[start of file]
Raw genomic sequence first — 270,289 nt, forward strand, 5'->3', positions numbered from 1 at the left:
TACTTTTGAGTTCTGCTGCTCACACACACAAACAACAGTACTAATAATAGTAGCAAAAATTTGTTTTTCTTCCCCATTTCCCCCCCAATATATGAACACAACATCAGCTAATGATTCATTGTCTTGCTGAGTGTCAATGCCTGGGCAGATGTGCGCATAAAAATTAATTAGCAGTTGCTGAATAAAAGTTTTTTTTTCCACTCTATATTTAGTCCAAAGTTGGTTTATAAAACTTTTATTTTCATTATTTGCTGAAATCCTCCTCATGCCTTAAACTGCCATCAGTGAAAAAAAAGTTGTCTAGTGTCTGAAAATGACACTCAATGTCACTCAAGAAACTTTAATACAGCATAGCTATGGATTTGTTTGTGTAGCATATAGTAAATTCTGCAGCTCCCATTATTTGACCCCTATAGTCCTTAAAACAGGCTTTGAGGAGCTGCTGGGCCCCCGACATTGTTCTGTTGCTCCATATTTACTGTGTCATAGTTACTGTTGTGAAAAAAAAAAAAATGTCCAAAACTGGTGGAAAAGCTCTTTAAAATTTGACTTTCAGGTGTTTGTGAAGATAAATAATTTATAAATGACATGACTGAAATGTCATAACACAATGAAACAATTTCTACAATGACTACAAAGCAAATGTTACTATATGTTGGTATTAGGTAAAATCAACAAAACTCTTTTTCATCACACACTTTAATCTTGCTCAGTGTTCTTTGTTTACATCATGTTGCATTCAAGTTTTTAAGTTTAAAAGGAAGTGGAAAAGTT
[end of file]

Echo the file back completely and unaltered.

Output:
Raw genomic sequence first — 270,289 nt, forward strand, 5'->3', positions numbered from 1 at the left:
TACTTTTGAGTTCTGCTGCTCACACACACAAACAACAGTACTAATAATAGTAGCAAAAATTTGTTTTTCTTCCCCATTTCCCCCCCAATATATGAACACAACATCAGCTAATGATTCATTGTCTTGCTGAGTGTCAATGCCTGGGCAGATGTGCGCATAAAAATTAATTAGCAGTTGCTGAATAAAAGTTTTTTTTTCCACTCTATATTTAGTCCAAAGTTGGTTTATAAAACTTTTATTTTCATTATTTGCTGAAATCCTCCTCATGCCTTAAACTGCCATCAGTGAAAAAAAAGTTGTCTAGTGTCTGAAAATGACACTCAATGTCACTCAAGAAACTTTAATACAGCATAGCTATGGATTTGTTTGTGTAGCATATAGTAAATTCTGCAGCTCCCATTATTTGACCCCTATAGTCCTTAAAACAGGCTTTGAGGAGCTGCTGGGCCCCCGACATTGTTCTGTTGCTCCATATTTACTGTGTCATAGTTACTGTTGTGAAAAAAAAAAAAATGTCCAAAACTGGTGGAAAAGCTCTTTAAAATTTGACTTTCAGGTGTTTGTGAAGATAAATAATTTATAAATGACATGACTGAAATGTCATAACACAATGAAACAATTTCTACAATGACTACAAAGCAAATGTTACTATATGTTGGTATTAGGTAAAATCAACAAAACTCTTTTTCATCACACACTTTAATCTTGCTCAGTGTTCTTTGTTTACATCATGTTGCATTCAAGTTTTTAAGTTTAAAAGGAAGTGGAAAAGTT